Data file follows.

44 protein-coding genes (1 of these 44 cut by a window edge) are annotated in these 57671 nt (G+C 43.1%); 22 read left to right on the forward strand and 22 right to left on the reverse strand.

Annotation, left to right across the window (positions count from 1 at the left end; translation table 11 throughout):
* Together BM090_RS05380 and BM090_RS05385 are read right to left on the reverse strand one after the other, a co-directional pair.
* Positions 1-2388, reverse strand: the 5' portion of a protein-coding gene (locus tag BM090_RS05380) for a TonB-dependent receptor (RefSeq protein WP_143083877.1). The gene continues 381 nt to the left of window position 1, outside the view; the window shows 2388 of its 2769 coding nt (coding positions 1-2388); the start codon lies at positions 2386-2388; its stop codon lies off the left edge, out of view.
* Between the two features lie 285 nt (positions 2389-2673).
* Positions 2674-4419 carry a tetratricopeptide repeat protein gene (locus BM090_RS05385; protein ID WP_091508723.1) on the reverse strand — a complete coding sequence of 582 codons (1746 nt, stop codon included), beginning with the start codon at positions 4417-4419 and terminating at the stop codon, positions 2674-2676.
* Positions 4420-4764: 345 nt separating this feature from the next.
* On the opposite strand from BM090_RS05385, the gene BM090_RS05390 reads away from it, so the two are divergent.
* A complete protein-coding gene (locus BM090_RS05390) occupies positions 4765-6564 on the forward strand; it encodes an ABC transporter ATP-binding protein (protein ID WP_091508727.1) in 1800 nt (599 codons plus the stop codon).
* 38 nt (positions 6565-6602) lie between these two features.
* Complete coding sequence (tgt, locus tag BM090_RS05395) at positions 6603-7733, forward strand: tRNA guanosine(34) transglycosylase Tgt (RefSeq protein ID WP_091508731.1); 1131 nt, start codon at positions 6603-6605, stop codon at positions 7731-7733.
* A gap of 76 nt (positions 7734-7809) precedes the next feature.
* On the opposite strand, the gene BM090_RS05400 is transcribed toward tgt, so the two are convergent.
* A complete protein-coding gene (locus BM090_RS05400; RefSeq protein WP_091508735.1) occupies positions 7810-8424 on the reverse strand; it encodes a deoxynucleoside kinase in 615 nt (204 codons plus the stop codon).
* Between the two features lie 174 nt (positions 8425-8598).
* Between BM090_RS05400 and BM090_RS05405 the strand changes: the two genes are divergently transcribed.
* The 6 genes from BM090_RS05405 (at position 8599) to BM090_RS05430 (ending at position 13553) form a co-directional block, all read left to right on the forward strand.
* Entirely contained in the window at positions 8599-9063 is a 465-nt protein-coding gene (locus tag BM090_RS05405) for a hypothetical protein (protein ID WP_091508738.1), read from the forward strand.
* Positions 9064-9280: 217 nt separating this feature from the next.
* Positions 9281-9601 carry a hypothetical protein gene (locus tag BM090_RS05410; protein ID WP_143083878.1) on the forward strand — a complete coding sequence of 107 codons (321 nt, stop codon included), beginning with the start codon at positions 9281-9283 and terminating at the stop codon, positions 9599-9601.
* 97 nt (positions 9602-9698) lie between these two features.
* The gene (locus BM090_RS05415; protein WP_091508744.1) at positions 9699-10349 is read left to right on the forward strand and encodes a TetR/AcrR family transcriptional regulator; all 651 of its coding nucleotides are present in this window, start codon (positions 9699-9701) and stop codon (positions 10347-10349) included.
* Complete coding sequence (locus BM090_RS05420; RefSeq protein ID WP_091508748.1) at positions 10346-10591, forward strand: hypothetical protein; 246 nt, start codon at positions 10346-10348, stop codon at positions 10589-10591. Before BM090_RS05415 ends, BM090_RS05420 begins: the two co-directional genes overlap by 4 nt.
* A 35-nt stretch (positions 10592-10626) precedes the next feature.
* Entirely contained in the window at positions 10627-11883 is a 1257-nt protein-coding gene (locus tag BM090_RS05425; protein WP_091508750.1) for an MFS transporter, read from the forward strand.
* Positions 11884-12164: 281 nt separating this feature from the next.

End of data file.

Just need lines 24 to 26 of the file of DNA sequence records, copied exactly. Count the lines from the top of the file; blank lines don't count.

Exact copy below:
* A 35-nt stretch (positions 10592-10626) precedes the next feature.
* Entirely contained in the window at positions 10627-11883 is a 1257-nt protein-coding gene (locus tag BM090_RS05425; protein WP_091508750.1) for an MFS transporter, read from the forward strand.
* Positions 11884-12164: 281 nt separating this feature from the next.